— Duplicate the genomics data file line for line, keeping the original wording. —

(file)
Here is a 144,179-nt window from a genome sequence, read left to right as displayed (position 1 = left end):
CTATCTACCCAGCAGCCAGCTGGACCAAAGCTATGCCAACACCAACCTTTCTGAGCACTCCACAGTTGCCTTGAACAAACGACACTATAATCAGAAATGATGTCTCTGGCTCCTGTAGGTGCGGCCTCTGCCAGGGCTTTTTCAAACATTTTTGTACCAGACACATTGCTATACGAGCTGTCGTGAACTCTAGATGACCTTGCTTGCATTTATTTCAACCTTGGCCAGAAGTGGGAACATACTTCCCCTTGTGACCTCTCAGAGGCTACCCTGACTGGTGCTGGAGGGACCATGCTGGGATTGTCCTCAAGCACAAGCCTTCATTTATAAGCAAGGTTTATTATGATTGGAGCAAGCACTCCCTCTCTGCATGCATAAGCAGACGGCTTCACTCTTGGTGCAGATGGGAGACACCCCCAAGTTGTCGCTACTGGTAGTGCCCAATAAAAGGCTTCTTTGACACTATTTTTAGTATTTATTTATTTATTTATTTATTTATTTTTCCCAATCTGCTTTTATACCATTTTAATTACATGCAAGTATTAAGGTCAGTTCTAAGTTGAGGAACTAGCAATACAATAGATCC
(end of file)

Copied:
Here is a 144,179-nt window from a genome sequence, read left to right as displayed (position 1 = left end):
CTATCTACCCAGCAGCCAGCTGGACCAAAGCTATGCCAACACCAACCTTTCTGAGCACTCCACAGTTGCCTTGAACAAACGACACTATAATCAGAAATGATGTCTCTGGCTCCTGTAGGTGCGGCCTCTGCCAGGGCTTTTTCAAACATTTTTGTACCAGACACATTGCTATACGAGCTGTCGTGAACTCTAGATGACCTTGCTTGCATTTATTTCAACCTTGGCCAGAAGTGGGAACATACTTCCCCTTGTGACCTCTCAGAGGCTACCCTGACTGGTGCTGGAGGGACCATGCTGGGATTGTCCTCAAGCACAAGCCTTCATTTATAAGCAAGGTTTATTATGATTGGAGCAAGCACTCCCTCTCTGCATGCATAAGCAGACGGCTTCACTCTTGGTGCAGATGGGAGACACCCCCAAGTTGTCGCTACTGGTAGTGCCCAATAAAAGGCTTCTTTGACACTATTTTTAGTATTTATTTATTTATTTATTTATTTATTTTTCCCAATCTGCTTTTATACCATTTTAATTACATGCAAGTATTAAGGTCAGTTCTAAGTTGAGGAACTAGCAATACAATAGATCC